Influx of data and a well-equipped infrastructure to result in a surge in shared-electric mobility
India is one of the most polluted countries in the world. According to SAFAR, the federal monitoring agency, the Air Quality Index of New Delhi is critical. As per the Air Quality Life Index by the Energy Policy Institute at the University of Chicago, an average Indian loses approximately 5.2 years due to particulate pollution. A shift to cleaner and sustainable sources of energy is not just essential but also imminent. Statistics show that vehicles that run on fossil fuel contribute to 60 per cent of PMs (particulate matter-related atmospheric pollution), and over 20 per cent of carbon dioxide. The rising crude oil prices certainly don't help with the situation. But to tackle a situation like this, one must understand the on-ground realities to create a solution.
Ground Zero: The Rise of Shared Mobility
Shared mobility has been rapidly gaining momentum in India in recent years because of various reasons. Firstly, 82 per cent of Indians do not own a vehicle. Secondly, commuting in India is broken, with most distances of more than seven kilom res not having a direct public transport option. Finally, most Indians stay at an average of 1.8 km distance away from any form of public transport. As a result, a vast majority of commuters depend on inadequate (public), unreliable (autos, friends/family), or expensive (cabs) transport options for their mobility needs.
Shared mobility solves this problem by providing an economical commute option. In addition, it also resolves three other key issues faced by Tier one cities: pollution, lack of parking space, and traffic congestion. Conscientious Indians’ preference to rent or share resources rather than risk the rising total cost of private vehicle ownership, acted as the catalyst for the rapid rise of shared mobility startups. Furthermore, surging fuel prices, taxation of automobile products at the level of luxury items, and customs duty hike on auto parts as per the new budget, make shared mobility an enticing alternative.
Electric Vehicles: Our transport of the Future
The sale of electric vehicles (EV) has seen a rise in 2020. EV sales in India stood at 3.8 lakh units in 2019-2020. India is likely to see a steep adoption in EVs post-2025 and we are seeing a strong build-up to that in the industry. A report by India Energy Storage Alliance (IESA) states that the EV market in India is expected to hit over 63 lakh units mark per annum by 2027. The culmination of global technologies in 2021 will result in the advancement of battery charging technology leading to lower downtimes, and the price drop of batteries which will expedite EV adoption. This effectively solves the two key bottlenecks in the rapid adoption of EVs. The government is targeting an overall EV penetration of 30 per cent of private vehicles by 2030. The further division would be 70 per cent for commercial cars, 40 per cent for buses, and 80 per cent for two and three-wheelers by providing various incentives. In addition, they also intend to set up at least one E-charging kiosk at each of the 69,000 petrol pumps across the country.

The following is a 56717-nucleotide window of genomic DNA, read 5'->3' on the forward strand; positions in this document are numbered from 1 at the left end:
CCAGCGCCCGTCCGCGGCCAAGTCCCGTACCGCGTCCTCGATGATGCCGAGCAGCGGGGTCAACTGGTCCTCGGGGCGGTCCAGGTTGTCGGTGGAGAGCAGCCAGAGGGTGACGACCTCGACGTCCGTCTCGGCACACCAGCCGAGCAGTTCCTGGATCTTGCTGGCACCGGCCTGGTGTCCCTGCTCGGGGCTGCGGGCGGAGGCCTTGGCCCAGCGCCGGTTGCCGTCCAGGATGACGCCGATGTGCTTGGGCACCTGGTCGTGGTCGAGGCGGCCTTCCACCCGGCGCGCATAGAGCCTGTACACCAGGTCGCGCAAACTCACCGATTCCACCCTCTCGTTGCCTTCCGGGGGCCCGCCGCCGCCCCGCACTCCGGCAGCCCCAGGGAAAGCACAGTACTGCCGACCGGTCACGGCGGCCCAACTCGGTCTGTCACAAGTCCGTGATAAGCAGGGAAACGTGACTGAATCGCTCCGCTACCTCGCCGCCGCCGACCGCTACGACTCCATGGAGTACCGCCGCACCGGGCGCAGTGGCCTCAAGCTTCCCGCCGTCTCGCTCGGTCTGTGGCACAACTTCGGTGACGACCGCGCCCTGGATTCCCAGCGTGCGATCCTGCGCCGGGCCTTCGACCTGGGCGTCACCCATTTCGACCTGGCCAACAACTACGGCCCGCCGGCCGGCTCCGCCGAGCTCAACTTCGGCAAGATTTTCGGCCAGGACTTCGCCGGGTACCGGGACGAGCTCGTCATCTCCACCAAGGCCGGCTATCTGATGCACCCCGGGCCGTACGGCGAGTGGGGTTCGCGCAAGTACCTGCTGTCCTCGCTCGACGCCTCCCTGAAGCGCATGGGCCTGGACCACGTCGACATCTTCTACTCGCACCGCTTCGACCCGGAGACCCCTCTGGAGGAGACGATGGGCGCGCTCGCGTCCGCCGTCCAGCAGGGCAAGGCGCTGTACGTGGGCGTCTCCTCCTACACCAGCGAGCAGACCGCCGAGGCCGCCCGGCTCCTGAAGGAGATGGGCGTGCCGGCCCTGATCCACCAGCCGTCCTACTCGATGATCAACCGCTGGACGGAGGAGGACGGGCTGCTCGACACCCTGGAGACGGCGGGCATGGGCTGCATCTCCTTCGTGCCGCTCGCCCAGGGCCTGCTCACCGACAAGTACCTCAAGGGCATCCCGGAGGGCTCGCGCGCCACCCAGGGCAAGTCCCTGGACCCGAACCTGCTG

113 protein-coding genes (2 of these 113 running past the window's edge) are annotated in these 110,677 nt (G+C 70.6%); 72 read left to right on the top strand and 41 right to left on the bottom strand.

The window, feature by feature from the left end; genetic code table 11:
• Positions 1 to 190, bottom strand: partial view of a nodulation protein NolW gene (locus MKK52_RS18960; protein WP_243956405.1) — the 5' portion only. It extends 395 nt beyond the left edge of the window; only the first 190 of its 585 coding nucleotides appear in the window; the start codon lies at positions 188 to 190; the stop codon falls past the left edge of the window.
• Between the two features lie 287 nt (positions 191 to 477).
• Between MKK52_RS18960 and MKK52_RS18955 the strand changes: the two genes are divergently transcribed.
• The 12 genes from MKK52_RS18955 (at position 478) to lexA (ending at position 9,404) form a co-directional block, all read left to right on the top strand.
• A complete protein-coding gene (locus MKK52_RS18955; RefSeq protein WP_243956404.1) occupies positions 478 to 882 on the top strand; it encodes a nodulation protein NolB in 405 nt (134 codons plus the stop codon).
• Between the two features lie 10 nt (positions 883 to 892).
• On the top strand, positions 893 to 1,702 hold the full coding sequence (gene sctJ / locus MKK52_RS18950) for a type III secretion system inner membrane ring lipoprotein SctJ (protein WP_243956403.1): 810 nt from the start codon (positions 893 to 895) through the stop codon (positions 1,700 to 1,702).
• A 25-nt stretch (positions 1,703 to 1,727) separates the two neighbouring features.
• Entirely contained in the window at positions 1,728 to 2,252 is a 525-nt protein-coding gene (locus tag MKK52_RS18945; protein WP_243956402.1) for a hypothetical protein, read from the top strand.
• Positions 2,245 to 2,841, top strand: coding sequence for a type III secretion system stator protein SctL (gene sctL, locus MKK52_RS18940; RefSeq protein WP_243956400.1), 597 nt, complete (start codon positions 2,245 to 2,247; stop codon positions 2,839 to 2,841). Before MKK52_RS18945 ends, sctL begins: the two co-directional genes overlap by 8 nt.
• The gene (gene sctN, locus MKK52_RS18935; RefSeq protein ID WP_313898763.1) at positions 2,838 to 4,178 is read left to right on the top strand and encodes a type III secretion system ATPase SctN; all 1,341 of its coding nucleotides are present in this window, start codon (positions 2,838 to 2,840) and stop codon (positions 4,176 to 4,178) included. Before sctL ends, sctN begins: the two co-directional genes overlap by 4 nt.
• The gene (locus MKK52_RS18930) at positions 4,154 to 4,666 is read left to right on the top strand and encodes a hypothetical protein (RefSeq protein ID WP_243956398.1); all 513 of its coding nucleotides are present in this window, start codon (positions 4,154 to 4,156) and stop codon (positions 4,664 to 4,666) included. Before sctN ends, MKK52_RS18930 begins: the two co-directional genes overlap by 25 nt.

State Governments and Municipal bodies are also providing the much needed EV push. For instance, the New Delhi Municipal Corporation (NDMC) plans to install EV charging and battery swapping stations at every three kilometres. The Delhi government’s entire hired car fleet is set to switch to EV soon. The Delhi Electric Vehicle policy also requires all delivery fleets to be at least 50 per cent electric by 2025, paving the way for EVs in sectors such as logistics as well.
Outlook 2030: Electric Vehicles and Shared Mobility
This decade will see the rapid adoption of 5G and faster data technologies. The abundance of data, along with solid EV infrastructure will create a boom in shared-electric mobility. Cutting-edge data and analytics solutions will help overcome key challenges associated with EVs and mass mobility. As India is still building its EV infrastructure, insights on driver patterns obtained by large fleet operators such as Oye! Rickshaw, Uber, and Ola will help stakeholders set up infrastructure at the best locations. For instance, areas with high driver density and high traffic routes taken by e-rickshaws and e-taxis will help in setting up energy infrastructure for easy accessibility. This ensures that drivers do not go out of their way for their energy needs. Optimum use of data will also enable seamless customer experiences through predictive-analytics and learning customer preferences.
EV technology will mature exponentially in this decade, and possibilities such as wireless charging for EVs will be much closer than we think. The decade will open up a whole new approach to power management. Imagine the possibility of charging your car while it is parked in the mall or even while you are driving it. Experiments in Europe have successfully demonstrated wireless charging while driving. The potential is endless. Sustainability, with superior experiences in time-saving and comfort, is becoming the norm. It is even better if solutions are cost-effective. With running costs only a fraction as compared to their respective crude oil counterparts, EVs in shared mobility are the true pinnacle of sustainability and future-ready societies.
The authors are Founders, Oye!Rickshaw
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